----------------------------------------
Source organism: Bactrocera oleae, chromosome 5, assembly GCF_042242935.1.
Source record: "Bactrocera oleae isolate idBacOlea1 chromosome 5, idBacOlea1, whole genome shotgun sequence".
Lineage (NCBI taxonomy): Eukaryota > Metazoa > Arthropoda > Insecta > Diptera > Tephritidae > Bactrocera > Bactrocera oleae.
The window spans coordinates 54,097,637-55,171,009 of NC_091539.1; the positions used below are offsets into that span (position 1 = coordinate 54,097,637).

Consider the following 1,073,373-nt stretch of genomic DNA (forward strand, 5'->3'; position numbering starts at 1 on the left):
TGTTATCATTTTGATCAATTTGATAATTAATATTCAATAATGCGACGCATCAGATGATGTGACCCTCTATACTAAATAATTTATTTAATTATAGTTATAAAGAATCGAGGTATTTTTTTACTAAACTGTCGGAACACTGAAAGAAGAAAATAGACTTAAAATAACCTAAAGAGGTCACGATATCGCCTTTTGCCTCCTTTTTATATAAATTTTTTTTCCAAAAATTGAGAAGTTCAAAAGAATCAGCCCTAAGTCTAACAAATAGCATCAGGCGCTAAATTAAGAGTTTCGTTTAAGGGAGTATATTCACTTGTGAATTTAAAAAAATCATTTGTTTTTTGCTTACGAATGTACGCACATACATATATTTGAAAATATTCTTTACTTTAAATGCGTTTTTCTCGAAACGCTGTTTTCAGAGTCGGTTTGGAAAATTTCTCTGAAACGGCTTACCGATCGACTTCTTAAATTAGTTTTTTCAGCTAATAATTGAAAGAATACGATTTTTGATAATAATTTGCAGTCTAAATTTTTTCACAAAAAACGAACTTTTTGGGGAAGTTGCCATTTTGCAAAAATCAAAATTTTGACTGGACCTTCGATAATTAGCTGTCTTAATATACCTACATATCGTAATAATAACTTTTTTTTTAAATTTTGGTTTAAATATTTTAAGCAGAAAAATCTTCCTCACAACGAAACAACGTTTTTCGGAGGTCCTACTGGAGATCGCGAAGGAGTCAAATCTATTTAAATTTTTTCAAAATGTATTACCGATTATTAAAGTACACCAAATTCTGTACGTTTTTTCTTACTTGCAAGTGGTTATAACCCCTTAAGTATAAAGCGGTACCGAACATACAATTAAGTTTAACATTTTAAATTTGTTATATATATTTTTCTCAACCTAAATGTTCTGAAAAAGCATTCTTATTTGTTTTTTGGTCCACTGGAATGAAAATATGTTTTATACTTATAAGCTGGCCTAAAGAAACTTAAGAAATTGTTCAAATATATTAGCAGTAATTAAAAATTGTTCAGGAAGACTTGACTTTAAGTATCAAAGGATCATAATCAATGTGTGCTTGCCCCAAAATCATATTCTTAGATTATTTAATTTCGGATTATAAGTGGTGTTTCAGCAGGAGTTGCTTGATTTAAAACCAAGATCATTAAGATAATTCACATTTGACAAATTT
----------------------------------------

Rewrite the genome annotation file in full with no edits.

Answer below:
Source organism: Bactrocera oleae, chromosome 5, assembly GCF_042242935.1.
Source record: "Bactrocera oleae isolate idBacOlea1 chromosome 5, idBacOlea1, whole genome shotgun sequence".
Lineage (NCBI taxonomy): Eukaryota > Metazoa > Arthropoda > Insecta > Diptera > Tephritidae > Bactrocera > Bactrocera oleae.
The window spans coordinates 54,097,637-55,171,009 of NC_091539.1; the positions used below are offsets into that span (position 1 = coordinate 54,097,637).

Consider the following 1,073,373-nt stretch of genomic DNA (forward strand, 5'->3'; position numbering starts at 1 on the left):
TGTTATCATTTTGATCAATTTGATAATTAATATTCAATAATGCGACGCATCAGATGATGTGACCCTCTATACTAAATAATTTATTTAATTATAGTTATAAAGAATCGAGGTATTTTTTTACTAAACTGTCGGAACACTGAAAGAAGAAAATAGACTTAAAATAACCTAAAGAGGTCACGATATCGCCTTTTGCCTCCTTTTTATATAAATTTTTTTTCCAAAAATTGAGAAGTTCAAAAGAATCAGCCCTAAGTCTAACAAATAGCATCAGGCGCTAAATTAAGAGTTTCGTTTAAGGGAGTATATTCACTTGTGAATTTAAAAAAATCATTTGTTTTTTGCTTACGAATGTACGCACATACATATATTTGAAAATATTCTTTACTTTAAATGCGTTTTTCTCGAAACGCTGTTTTCAGAGTCGGTTTGGAAAATTTCTCTGAAACGGCTTACCGATCGACTTCTTAAATTAGTTTTTTCAGCTAATAATTGAAAGAATACGATTTTTGATAATAATTTGCAGTCTAAATTTTTTCACAAAAAACGAACTTTTTGGGGAAGTTGCCATTTTGCAAAAATCAAAATTTTGACTGGACCTTCGATAATTAGCTGTCTTAATATACCTACATATCGTAATAATAACTTTTTTTTTAAATTTTGGTTTAAATATTTTAAGCAGAAAAATCTTCCTCACAACGAAACAACGTTTTTCGGAGGTCCTACTGGAGATCGCGAAGGAGTCAAATCTATTTAAATTTTTTCAAAATGTATTACCGATTATTAAAGTACACCAAATTCTGTACGTTTTTTCTTACTTGCAAGTGGTTATAACCCCTTAAGTATAAAGCGGTACCGAACATACAATTAAGTTTAACATTTTAAATTTGTTATATATATTTTTCTCAACCTAAATGTTCTGAAAAAGCATTCTTATTTGTTTTTTGGTCCACTGGAATGAAAATATGTTTTATACTTATAAGCTGGCCTAAAGAAACTTAAGAAATTGTTCAAATATATTAGCAGTAATTAAAAATTGTTCAGGAAGACTTGACTTTAAGTATCAAAGGATCATAATCAATGTGTGCTTGCCCCAAAATCATATTCTTAGATTATTTAATTTCGGATTATAAGTGGTGTTTCAGCAGGAGTTGCTTGATTTAAAACCAAGATCATTAAGATAATTCACATTTGACAAATTT